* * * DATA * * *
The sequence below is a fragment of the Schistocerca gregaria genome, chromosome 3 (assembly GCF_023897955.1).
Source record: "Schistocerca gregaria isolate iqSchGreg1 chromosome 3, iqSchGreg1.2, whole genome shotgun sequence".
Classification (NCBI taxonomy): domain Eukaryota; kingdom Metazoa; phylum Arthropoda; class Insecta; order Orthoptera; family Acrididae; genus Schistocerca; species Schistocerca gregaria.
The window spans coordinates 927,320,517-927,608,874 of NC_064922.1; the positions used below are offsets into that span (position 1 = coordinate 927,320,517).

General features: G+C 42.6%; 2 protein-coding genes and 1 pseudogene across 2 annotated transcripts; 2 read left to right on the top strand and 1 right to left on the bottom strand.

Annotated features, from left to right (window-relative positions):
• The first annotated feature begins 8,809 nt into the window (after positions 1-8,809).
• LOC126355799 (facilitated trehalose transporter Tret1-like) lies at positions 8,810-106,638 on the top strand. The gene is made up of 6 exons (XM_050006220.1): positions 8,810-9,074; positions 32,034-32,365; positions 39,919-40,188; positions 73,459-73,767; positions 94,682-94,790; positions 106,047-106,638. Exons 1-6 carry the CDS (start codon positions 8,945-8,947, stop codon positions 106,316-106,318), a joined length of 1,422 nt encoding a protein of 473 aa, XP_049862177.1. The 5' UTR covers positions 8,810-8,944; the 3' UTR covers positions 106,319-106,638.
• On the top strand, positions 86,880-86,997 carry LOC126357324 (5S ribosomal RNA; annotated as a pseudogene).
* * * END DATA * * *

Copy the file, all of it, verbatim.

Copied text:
The sequence below is a fragment of the Schistocerca gregaria genome, chromosome 3 (assembly GCF_023897955.1).
Source record: "Schistocerca gregaria isolate iqSchGreg1 chromosome 3, iqSchGreg1.2, whole genome shotgun sequence".
Classification (NCBI taxonomy): domain Eukaryota; kingdom Metazoa; phylum Arthropoda; class Insecta; order Orthoptera; family Acrididae; genus Schistocerca; species Schistocerca gregaria.
The window spans coordinates 927,320,517-927,608,874 of NC_064922.1; the positions used below are offsets into that span (position 1 = coordinate 927,320,517).

General features: G+C 42.6%; 2 protein-coding genes and 1 pseudogene across 2 annotated transcripts; 2 read left to right on the top strand and 1 right to left on the bottom strand.

Annotated features, from left to right (window-relative positions):
• The first annotated feature begins 8,809 nt into the window (after positions 1-8,809).
• LOC126355799 (facilitated trehalose transporter Tret1-like) lies at positions 8,810-106,638 on the top strand. The gene is made up of 6 exons (XM_050006220.1): positions 8,810-9,074; positions 32,034-32,365; positions 39,919-40,188; positions 73,459-73,767; positions 94,682-94,790; positions 106,047-106,638. Exons 1-6 carry the CDS (start codon positions 8,945-8,947, stop codon positions 106,316-106,318), a joined length of 1,422 nt encoding a protein of 473 aa, XP_049862177.1. The 5' UTR covers positions 8,810-8,944; the 3' UTR covers positions 106,319-106,638.
• On the top strand, positions 86,880-86,997 carry LOC126357324 (5S ribosomal RNA; annotated as a pseudogene).